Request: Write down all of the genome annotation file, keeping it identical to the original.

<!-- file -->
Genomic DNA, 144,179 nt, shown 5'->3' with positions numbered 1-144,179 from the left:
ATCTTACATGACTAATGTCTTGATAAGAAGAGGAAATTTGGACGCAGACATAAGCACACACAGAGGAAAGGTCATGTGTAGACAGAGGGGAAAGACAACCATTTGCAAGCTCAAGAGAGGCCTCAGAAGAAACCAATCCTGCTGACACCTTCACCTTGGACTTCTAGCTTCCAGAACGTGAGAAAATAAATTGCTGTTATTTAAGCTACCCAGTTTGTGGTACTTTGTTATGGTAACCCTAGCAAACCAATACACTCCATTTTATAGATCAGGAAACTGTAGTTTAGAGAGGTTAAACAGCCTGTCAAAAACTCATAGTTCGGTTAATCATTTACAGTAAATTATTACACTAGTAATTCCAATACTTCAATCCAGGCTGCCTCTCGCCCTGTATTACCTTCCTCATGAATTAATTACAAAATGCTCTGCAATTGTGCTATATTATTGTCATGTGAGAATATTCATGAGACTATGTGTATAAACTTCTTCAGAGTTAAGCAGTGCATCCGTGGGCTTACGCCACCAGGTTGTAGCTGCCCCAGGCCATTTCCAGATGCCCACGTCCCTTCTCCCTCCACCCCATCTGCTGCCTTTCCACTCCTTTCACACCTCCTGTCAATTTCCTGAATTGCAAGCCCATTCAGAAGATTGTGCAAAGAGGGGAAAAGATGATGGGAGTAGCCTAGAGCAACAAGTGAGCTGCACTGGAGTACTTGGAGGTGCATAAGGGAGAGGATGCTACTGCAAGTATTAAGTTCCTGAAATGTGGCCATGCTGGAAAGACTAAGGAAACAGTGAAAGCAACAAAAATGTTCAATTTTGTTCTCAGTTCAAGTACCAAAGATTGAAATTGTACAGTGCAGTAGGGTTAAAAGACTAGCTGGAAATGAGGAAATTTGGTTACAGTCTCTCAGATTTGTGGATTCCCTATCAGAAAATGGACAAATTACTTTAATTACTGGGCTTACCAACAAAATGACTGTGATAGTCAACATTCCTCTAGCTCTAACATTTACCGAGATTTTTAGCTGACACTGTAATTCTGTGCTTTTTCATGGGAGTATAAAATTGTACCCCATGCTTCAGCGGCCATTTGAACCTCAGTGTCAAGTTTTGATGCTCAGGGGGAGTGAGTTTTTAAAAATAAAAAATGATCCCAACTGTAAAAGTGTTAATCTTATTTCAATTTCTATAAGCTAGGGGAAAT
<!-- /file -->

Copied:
Genomic DNA, 144,179 nt, shown 5'->3' with positions numbered 1-144,179 from the left:
ATCTTACATGACTAATGTCTTGATAAGAAGAGGAAATTTGGACGCAGACATAAGCACACACAGAGGAAAGGTCATGTGTAGACAGAGGGGAAAGACAACCATTTGCAAGCTCAAGAGAGGCCTCAGAAGAAACCAATCCTGCTGACACCTTCACCTTGGACTTCTAGCTTCCAGAACGTGAGAAAATAAATTGCTGTTATTTAAGCTACCCAGTTTGTGGTACTTTGTTATGGTAACCCTAGCAAACCAATACACTCCATTTTATAGATCAGGAAACTGTAGTTTAGAGAGGTTAAACAGCCTGTCAAAAACTCATAGTTCGGTTAATCATTTACAGTAAATTATTACACTAGTAATTCCAATACTTCAATCCAGGCTGCCTCTCGCCCTGTATTACCTTCCTCATGAATTAATTACAAAATGCTCTGCAATTGTGCTATATTATTGTCATGTGAGAATATTCATGAGACTATGTGTATAAACTTCTTCAGAGTTAAGCAGTGCATCCGTGGGCTTACGCCACCAGGTTGTAGCTGCCCCAGGCCATTTCCAGATGCCCACGTCCCTTCTCCCTCCACCCCATCTGCTGCCTTTCCACTCCTTTCACACCTCCTGTCAATTTCCTGAATTGCAAGCCCATTCAGAAGATTGTGCAAAGAGGGGAAAAGATGATGGGAGTAGCCTAGAGCAACAAGTGAGCTGCACTGGAGTACTTGGAGGTGCATAAGGGAGAGGATGCTACTGCAAGTATTAAGTTCCTGAAATGTGGCCATGCTGGAAAGACTAAGGAAACAGTGAAAGCAACAAAAATGTTCAATTTTGTTCTCAGTTCAAGTACCAAAGATTGAAATTGTACAGTGCAGTAGGGTTAAAAGACTAGCTGGAAATGAGGAAATTTGGTTACAGTCTCTCAGATTTGTGGATTCCCTATCAGAAAATGGACAAATTACTTTAATTACTGGGCTTACCAACAAAATGACTGTGATAGTCAACATTCCTCTAGCTCTAACATTTACCGAGATTTTTAGCTGACACTGTAATTCTGTGCTTTTTCATGGGAGTATAAAATTGTACCCCATGCTTCAGCGGCCATTTGAACCTCAGTGTCAAGTTTTGATGCTCAGGGGGAGTGAGTTTTTAAAAATAAAAAATGATCCCAACTGTAAAAGTGTTAATCTTATTTCAATTTCTATAAGCTAGGGGAAAT